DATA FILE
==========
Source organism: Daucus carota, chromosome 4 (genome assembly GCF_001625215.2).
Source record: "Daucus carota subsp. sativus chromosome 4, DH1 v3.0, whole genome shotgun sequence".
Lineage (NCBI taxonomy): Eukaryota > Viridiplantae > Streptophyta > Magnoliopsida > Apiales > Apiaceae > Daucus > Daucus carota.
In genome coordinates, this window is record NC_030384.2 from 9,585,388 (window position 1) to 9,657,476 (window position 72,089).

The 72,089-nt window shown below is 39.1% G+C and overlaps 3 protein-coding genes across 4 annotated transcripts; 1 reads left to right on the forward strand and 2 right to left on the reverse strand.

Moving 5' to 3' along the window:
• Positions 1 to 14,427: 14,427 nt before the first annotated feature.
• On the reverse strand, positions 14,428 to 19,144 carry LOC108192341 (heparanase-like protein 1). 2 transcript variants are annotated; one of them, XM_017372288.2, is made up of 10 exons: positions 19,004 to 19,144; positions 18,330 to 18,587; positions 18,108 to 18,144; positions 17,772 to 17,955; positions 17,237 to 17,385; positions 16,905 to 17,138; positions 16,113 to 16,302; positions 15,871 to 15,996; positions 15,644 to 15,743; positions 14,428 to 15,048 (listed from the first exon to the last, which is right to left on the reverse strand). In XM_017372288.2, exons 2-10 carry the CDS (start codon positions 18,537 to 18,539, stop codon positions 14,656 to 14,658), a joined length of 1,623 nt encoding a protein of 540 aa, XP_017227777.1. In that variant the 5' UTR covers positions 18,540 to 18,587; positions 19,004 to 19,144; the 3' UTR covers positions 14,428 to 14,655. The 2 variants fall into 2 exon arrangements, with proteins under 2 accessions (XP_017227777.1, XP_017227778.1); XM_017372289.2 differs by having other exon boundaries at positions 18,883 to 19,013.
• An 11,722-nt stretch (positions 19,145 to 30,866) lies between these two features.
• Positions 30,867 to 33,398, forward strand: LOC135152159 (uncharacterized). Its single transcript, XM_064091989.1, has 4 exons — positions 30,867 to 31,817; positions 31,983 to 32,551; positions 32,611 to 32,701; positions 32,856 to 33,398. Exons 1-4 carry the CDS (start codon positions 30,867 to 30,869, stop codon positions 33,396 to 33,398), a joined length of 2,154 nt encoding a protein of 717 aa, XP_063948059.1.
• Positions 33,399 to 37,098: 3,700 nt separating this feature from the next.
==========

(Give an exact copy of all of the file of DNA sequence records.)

Source organism: Daucus carota, chromosome 4 (genome assembly GCF_001625215.2).
Source record: "Daucus carota subsp. sativus chromosome 4, DH1 v3.0, whole genome shotgun sequence".
Lineage (NCBI taxonomy): Eukaryota > Viridiplantae > Streptophyta > Magnoliopsida > Apiales > Apiaceae > Daucus > Daucus carota.
In genome coordinates, this window is record NC_030384.2 from 9,585,388 (window position 1) to 9,657,476 (window position 72,089).

The 72,089-nt window shown below is 39.1% G+C and overlaps 3 protein-coding genes across 4 annotated transcripts; 1 reads left to right on the forward strand and 2 right to left on the reverse strand.

Moving 5' to 3' along the window:
• Positions 1 to 14,427: 14,427 nt before the first annotated feature.
• On the reverse strand, positions 14,428 to 19,144 carry LOC108192341 (heparanase-like protein 1). 2 transcript variants are annotated; one of them, XM_017372288.2, is made up of 10 exons: positions 19,004 to 19,144; positions 18,330 to 18,587; positions 18,108 to 18,144; positions 17,772 to 17,955; positions 17,237 to 17,385; positions 16,905 to 17,138; positions 16,113 to 16,302; positions 15,871 to 15,996; positions 15,644 to 15,743; positions 14,428 to 15,048 (listed from the first exon to the last, which is right to left on the reverse strand). In XM_017372288.2, exons 2-10 carry the CDS (start codon positions 18,537 to 18,539, stop codon positions 14,656 to 14,658), a joined length of 1,623 nt encoding a protein of 540 aa, XP_017227777.1. In that variant the 5' UTR covers positions 18,540 to 18,587; positions 19,004 to 19,144; the 3' UTR covers positions 14,428 to 14,655. The 2 variants fall into 2 exon arrangements, with proteins under 2 accessions (XP_017227777.1, XP_017227778.1); XM_017372289.2 differs by having other exon boundaries at positions 18,883 to 19,013.
• An 11,722-nt stretch (positions 19,145 to 30,866) lies between these two features.
• Positions 30,867 to 33,398, forward strand: LOC135152159 (uncharacterized). Its single transcript, XM_064091989.1, has 4 exons — positions 30,867 to 31,817; positions 31,983 to 32,551; positions 32,611 to 32,701; positions 32,856 to 33,398. Exons 1-4 carry the CDS (start codon positions 30,867 to 30,869, stop codon positions 33,396 to 33,398), a joined length of 2,154 nt encoding a protein of 717 aa, XP_063948059.1.
• Positions 33,399 to 37,098: 3,700 nt separating this feature from the next.